Access to Human Rights, Health and Social Services for Sexual/Gender Minorities From the Caribbean
Sexual and gender minorities living in the Caribbean withstand intense discrimination and violence due to culturally and legally sanctioned bigotry. Some seek asylum in refugee-receiving countries like Canada and others stay under conditions of high risk and marginalization. This international collaborative study explores the access and human rights consequences faced by sexual minorities who live under criminalization of LGBT identity in the Caribbean and/or seek refuge in the Canada.
This collaborative community-based project gathered qualitative data based on semi-structured audio and video interviews (individual and focus groups), and document analysis. LGBT service and advocacy organizations located in the Caribbean (Belize, Jamaica, Guyana, St. Lucia) and Canada (Toronto) assisted with recruitment and collaborate in a data-gathering process that is documenting advocacy work in the Caribbean and Canada, creating video and audio accounts of lived experiences, and creating an archive of LGBT-centered knowledge to support current and future activism. Audio- and video-recorded interviews have been transcribed, coded based on a jointly-constructed coding manual, and reviewed with key informants at the collaborating organizations.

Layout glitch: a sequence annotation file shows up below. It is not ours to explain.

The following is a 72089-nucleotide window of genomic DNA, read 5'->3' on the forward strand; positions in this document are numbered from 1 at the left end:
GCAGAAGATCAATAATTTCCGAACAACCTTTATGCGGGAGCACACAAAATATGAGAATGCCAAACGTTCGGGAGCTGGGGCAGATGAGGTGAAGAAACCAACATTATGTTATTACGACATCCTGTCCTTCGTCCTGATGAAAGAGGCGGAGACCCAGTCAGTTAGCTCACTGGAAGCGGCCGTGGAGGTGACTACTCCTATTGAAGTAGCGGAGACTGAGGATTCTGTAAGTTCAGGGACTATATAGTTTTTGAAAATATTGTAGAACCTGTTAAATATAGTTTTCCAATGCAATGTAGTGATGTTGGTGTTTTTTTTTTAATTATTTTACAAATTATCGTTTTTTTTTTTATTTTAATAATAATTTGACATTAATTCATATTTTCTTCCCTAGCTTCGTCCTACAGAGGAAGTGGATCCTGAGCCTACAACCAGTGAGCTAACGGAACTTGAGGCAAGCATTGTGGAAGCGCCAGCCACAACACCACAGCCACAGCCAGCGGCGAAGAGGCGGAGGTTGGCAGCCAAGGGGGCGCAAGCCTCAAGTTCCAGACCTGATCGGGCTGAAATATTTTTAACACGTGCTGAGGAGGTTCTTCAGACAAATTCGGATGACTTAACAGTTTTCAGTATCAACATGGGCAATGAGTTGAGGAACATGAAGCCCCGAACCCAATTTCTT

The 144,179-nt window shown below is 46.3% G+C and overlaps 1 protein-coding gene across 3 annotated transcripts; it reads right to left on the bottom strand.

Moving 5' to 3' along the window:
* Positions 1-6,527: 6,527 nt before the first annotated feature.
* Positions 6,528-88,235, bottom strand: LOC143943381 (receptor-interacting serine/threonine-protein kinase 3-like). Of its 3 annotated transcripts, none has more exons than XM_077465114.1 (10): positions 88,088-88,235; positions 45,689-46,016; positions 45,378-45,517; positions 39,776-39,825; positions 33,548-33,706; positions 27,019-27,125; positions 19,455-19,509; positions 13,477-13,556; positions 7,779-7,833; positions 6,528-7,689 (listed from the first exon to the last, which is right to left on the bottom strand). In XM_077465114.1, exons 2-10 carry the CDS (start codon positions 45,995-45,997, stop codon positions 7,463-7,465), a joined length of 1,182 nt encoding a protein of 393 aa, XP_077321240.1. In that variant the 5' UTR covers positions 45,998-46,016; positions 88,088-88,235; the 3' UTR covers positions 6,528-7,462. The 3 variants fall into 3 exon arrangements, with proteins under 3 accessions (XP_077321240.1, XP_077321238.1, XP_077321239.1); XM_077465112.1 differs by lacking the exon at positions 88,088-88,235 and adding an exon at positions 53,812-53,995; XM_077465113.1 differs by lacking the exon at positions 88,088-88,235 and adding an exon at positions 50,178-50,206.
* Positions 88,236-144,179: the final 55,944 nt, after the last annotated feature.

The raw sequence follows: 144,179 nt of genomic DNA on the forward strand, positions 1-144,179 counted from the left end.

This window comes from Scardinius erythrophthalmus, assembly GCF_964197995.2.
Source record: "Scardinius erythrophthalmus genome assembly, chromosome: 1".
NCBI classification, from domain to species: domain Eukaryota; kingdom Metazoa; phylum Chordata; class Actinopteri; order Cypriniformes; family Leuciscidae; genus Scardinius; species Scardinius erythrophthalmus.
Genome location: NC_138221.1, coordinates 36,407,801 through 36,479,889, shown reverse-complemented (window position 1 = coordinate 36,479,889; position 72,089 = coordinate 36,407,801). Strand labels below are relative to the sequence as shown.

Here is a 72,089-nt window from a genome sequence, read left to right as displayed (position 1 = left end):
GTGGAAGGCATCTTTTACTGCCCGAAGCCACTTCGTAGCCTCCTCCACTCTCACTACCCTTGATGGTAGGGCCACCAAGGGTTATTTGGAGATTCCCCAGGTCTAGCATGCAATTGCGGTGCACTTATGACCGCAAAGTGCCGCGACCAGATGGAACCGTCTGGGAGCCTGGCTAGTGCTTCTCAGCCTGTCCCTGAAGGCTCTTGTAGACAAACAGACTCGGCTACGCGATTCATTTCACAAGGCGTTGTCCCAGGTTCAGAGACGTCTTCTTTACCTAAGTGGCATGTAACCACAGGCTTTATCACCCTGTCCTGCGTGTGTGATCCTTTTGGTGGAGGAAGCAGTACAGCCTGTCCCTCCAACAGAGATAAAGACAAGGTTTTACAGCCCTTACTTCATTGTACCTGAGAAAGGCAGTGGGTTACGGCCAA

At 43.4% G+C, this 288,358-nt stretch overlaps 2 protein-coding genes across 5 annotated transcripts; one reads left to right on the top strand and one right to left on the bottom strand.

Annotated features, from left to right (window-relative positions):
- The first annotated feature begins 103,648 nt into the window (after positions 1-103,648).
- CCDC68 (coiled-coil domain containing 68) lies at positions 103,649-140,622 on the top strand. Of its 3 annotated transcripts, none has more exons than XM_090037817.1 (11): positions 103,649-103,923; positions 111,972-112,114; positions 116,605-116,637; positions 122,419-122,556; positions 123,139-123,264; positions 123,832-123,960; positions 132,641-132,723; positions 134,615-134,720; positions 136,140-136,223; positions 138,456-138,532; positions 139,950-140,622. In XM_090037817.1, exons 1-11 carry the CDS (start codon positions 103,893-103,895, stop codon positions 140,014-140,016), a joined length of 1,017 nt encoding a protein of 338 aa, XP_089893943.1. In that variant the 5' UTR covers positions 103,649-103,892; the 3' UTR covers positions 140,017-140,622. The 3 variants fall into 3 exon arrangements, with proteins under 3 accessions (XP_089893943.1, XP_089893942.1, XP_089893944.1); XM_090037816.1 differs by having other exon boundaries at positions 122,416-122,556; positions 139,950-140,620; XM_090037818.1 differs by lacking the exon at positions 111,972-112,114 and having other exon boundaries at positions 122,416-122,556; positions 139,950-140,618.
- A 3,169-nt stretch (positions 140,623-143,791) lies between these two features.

This presentation reports on findings from interview data from 24 participants in St. Lucia, Guyana and Canada. Data analysis reveals that although anti-sodomy laws from British colonization continue to exist throughout the Caribbean, the ways in which they are enforced vary from use as a tool for intimidation away from seeking basic rights and services, to grounds for arrest and incarceration. Caribbeans of all genders report facing discrimination and barriers to social support, employment, education and healthcare, but men face more risks for assault and even murder. Seeking asylum in Canada removes many threats, but with high costs. Asylum seekers describe facing more subtle but still significant barriers to accessing health and social services, now with additional discrimination experiences based on intersecting racism. Moreover, seeking asylum excises them from previously supportive social support networks at home and isolates them from potential supports in their country of refuge.
Conclusions and Implications:
The remote possibility of seeking asylum is an inadequate solution to systemic discrimination and culturally-sanctioned violence against LGBT people in the Caribbean. Although asylum seeking and settlement processes can be made more effective and empowering for Caribbean LGBT refugees, social work’s engagement in international advocacy and collaboration has an important role to play in addressing human rights and systemic discrimination that is ongoing in the region.